A path of exploration
Unveiling the beauty and meaning behind art and gardens

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Mushrooms

September 2nd, 2018 | 9 Comments »
untitled (1 of 5)
This is a bumper year for mushrooms. On a short stretch of path in the woods, I spotted six different types. I didn't pick any or examine them carefully, and without noting the specifics of their gills and stalks, I can't identify them with certainty. Mushroom identification is tricky in the best of cases, and without being sure what each is, I definitely won't eat them. But the differences in colour and shape are interesting.   [caption id="attachment_6660" align="aligncenter" width="1543"] Is this one of the edible puffballs?  Maybe, maybe not.[/caption]   [caption id="attachment_6661" align="aligncenter" width="1444"]

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Nine Bridges, to Where?

August 30th, 2018 | 13 Comments »
The cedar will turn grey over the winter.
Last week we added two new bridges on the Timelines trail. They aren't large constructions but both allow us to keep our feet dry. The first bridge, near the end of the avenue of crabapple trees, avoids the ditch at the end of a culvert that goes underneath a road that connects our village of North Hatley to the neighbouring village of Sainte-Catherine-de-Hatley -- formerly known as Katevale.   [caption id="attachment_6611" align="aligncenter" width="4272"] Over time we've made this ditch deeper and wider by driving through it in a small all-wheel vehicle.[/caption]   The

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The Skating Pond, August 2018

August 19th, 2018 | 16 Comments »
A side view of the new bench shows how simple it is -- two rocks and two planks.
Sometimes small changes make a huge difference, or as I wrote last fall, Little Things Mean a Lot.  I was writing then about some small changes I'd made at the Skating Pond at Glen Villa, my garden in Quebec. Later in the fall, after I wrote about the changes, I made one more. I added a bench.   [caption id="attachment_6599" align="aligncenter" width="5184"] The slate under the bench was left over from a previous project.[/caption]   My sister immediately said the bench looked wrong -- and she was right.   [caption id="attachment_6600" align="aligncenter"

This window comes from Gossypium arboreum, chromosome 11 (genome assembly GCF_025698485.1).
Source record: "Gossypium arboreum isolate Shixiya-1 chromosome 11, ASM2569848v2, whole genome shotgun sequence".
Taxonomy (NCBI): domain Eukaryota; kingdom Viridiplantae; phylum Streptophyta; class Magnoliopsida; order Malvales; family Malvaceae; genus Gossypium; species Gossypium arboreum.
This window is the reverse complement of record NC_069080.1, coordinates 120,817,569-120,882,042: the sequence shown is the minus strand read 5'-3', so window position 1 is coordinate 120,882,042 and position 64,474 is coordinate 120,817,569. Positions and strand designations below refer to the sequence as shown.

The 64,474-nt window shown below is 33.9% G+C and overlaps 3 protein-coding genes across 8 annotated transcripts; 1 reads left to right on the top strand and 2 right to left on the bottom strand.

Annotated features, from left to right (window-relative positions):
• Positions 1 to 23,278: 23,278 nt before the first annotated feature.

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The Middle of August

August 13th, 2018 | 13 Comments »
The Big Meadow
In the middle of August the garden at Glen Villa is just beginning to emerge from an unusually long dry spell. A few days ago we had rain -- buckets of it that washed out our driveway and threw a section of bank into Lake Massawippi. (We repaired the driveway; the lake itself may take care of the landslide.) Before the rain, plants were wilting badly. The leaves on a catalpa tree we planted years ago first drooped, then began to curl up and turn brown; thankfully they are now starting to recover.

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The Clearing of the Land

August 6th, 2018 | 15 Comments »
This is how the water meadow looked in 2009 after we first cut a path through it.
For several years now I've been working on a trail that leads through the fields and forests at Glen Villa. Sited along the trail are art installations I'm creating that relate to history, the passage of time and the relationship between art and architecture. I wrote about this for the first time in March 2017. My focus then was to figure out what to call the trail. Thanks to my granddaughter Elinor, there now is a name. Timelines. I like the name. It is short and direct yet suggestive of something

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Midsummer Medley